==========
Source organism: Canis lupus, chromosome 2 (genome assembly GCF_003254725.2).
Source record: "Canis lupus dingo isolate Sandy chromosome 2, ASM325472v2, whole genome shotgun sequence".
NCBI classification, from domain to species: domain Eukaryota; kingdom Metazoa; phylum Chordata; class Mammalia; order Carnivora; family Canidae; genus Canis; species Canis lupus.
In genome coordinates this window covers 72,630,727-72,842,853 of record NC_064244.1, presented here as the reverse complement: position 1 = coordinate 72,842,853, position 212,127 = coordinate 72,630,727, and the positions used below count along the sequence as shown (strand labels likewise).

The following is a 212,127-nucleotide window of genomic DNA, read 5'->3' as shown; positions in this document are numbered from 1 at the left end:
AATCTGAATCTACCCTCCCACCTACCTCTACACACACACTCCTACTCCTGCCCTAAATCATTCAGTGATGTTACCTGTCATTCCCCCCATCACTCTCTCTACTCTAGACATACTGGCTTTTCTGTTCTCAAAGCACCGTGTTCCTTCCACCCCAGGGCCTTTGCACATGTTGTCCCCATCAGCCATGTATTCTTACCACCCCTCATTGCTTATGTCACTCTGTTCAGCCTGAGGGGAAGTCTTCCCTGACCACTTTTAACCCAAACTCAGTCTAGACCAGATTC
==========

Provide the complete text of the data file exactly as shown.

Source organism: Canis lupus, chromosome 2 (genome assembly GCF_003254725.2).
Source record: "Canis lupus dingo isolate Sandy chromosome 2, ASM325472v2, whole genome shotgun sequence".
NCBI classification, from domain to species: domain Eukaryota; kingdom Metazoa; phylum Chordata; class Mammalia; order Carnivora; family Canidae; genus Canis; species Canis lupus.
In genome coordinates this window covers 72,630,727-72,842,853 of record NC_064244.1, presented here as the reverse complement: position 1 = coordinate 72,842,853, position 212,127 = coordinate 72,630,727, and the positions used below count along the sequence as shown (strand labels likewise).

The following is a 212,127-nucleotide window of genomic DNA, read 5'->3' as shown; positions in this document are numbered from 1 at the left end:
AATCTGAATCTACCCTCCCACCTACCTCTACACACACACTCCTACTCCTGCCCTAAATCATTCAGTGATGTTACCTGTCATTCCCCCCATCACTCTCTCTACTCTAGACATACTGGCTTTTCTGTTCTCAAAGCACCGTGTTCCTTCCACCCCAGGGCCTTTGCACATGTTGTCCCCATCAGCCATGTATTCTTACCACCCCTCATTGCTTATGTCACTCTGTTCAGCCTGAGGGGAAGTCTTCCCTGACCACTTTTAACCCAAACTCAGTCTAGACCAGATTC